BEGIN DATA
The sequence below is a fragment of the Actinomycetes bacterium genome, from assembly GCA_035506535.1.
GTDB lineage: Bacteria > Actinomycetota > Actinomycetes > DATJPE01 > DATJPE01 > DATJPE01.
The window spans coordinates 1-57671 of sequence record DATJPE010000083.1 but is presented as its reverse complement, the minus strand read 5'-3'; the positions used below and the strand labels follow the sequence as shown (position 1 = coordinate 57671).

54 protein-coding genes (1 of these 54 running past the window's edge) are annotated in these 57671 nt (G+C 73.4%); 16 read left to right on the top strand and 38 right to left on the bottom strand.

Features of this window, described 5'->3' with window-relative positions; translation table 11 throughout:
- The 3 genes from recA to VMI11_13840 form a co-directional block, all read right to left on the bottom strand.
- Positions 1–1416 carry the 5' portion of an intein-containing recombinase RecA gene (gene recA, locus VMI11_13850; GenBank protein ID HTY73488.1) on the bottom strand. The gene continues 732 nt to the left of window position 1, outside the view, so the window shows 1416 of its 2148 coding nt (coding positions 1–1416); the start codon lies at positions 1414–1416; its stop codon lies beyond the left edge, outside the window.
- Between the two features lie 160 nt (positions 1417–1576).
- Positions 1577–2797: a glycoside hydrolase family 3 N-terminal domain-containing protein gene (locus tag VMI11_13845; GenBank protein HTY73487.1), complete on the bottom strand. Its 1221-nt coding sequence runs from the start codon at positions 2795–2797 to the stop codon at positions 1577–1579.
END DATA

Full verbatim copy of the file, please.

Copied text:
The sequence below is a fragment of the Actinomycetes bacterium genome, from assembly GCA_035506535.1.
GTDB lineage: Bacteria > Actinomycetota > Actinomycetes > DATJPE01 > DATJPE01 > DATJPE01.
The window spans coordinates 1-57671 of sequence record DATJPE010000083.1 but is presented as its reverse complement, the minus strand read 5'-3'; the positions used below and the strand labels follow the sequence as shown (position 1 = coordinate 57671).

54 protein-coding genes (1 of these 54 running past the window's edge) are annotated in these 57671 nt (G+C 73.4%); 16 read left to right on the top strand and 38 right to left on the bottom strand.

Features of this window, described 5'->3' with window-relative positions; translation table 11 throughout:
- The 3 genes from recA to VMI11_13840 form a co-directional block, all read right to left on the bottom strand.
- Positions 1–1416 carry the 5' portion of an intein-containing recombinase RecA gene (gene recA, locus VMI11_13850; GenBank protein ID HTY73488.1) on the bottom strand. The gene continues 732 nt to the left of window position 1, outside the view, so the window shows 1416 of its 2148 coding nt (coding positions 1–1416); the start codon lies at positions 1414–1416; its stop codon lies beyond the left edge, outside the window.
- Between the two features lie 160 nt (positions 1417–1576).
- Positions 1577–2797: a glycoside hydrolase family 3 N-terminal domain-containing protein gene (locus tag VMI11_13845; GenBank protein HTY73487.1), complete on the bottom strand. Its 1221-nt coding sequence runs from the start codon at positions 2795–2797 to the stop codon at positions 1577–1579.